Toys run out: is this an accident?
It not just the stress and the crowds. If you were hunting for toys, there's every chance that you found the most important present on your list was sold out. And there's a very good reason why the toy sellers want it this way.
Sold outIf you go down to any toy shop, or visit any retailer online, you will be met with an array of items which are sold out.
Try the Argos half price toy sale, for example, and around one in three of the offers are no longer available for delivery. Likewise, search Toys R Us for Transformers Bumblebee toys and you will be met with more than 25 products - more than half of which are sold out. That's not to say that these retailers are worse than any others - these are just examples.
What's going on?And while you may be tearing your hair out wondering how toy shops could have overlooked the fact that perhaps at Christmas people may want to buy toys, there are two reasons why it may be happening.
The first reason is the fact that we are in tough economic times. No-one wants to overstock their shelves and be forced to flog it all on Boxing Day for a knock-down price. The retailers have followed sound economic practice and erred on the side of caution. Ask any retailer and they'll tell you that this is exactly what is happening.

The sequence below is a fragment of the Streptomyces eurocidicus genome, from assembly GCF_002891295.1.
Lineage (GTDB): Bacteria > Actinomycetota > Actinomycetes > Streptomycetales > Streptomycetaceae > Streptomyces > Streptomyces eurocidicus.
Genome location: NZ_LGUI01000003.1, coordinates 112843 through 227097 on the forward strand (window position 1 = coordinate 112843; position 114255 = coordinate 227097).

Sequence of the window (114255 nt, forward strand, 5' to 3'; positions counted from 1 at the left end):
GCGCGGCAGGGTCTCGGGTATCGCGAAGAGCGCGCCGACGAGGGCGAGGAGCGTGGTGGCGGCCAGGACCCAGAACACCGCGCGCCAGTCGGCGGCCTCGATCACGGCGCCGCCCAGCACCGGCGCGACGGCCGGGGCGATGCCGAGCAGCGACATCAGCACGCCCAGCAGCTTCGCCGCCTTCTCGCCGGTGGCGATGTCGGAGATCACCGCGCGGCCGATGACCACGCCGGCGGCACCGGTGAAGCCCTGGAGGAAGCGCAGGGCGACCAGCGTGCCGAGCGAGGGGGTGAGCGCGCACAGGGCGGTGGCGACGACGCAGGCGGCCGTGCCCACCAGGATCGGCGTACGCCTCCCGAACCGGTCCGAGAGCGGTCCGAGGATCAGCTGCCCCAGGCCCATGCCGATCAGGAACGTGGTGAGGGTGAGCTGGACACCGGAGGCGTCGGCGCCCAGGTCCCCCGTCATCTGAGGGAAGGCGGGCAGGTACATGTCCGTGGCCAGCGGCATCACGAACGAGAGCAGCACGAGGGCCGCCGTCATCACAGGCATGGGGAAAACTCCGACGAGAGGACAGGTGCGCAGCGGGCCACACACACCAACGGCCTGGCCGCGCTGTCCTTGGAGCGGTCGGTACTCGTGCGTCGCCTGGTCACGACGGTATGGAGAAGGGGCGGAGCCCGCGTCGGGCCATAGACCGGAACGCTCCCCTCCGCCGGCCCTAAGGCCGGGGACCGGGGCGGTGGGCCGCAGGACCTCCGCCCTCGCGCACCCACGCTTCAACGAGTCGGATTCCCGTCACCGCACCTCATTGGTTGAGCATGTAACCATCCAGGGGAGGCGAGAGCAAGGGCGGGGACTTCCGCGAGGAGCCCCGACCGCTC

The other reasonHowever, behind closed doors, some people are claiming there's another reason entirely.
What did you do when you realised the toys were sold out? You went out and bought something else. You had promised your child a specific character but when the shop didn't have one, you bought a second choice - because children need something to open on Christmas Day.
However, at the same time, both you and the retailer know that you have promised your child the specific toy. After Christmas, when the stock is all back in, you will be forced to go back and buy the thing your child really wanted.
So you've bought twice as much as you originally intended. It's tempting to wonder whether this is entirely an accident on the part of the retailers.
But what do you think? Were you in luck this year, or have you fallen foul of the under-stocking phenomenon? Let us know in the comments.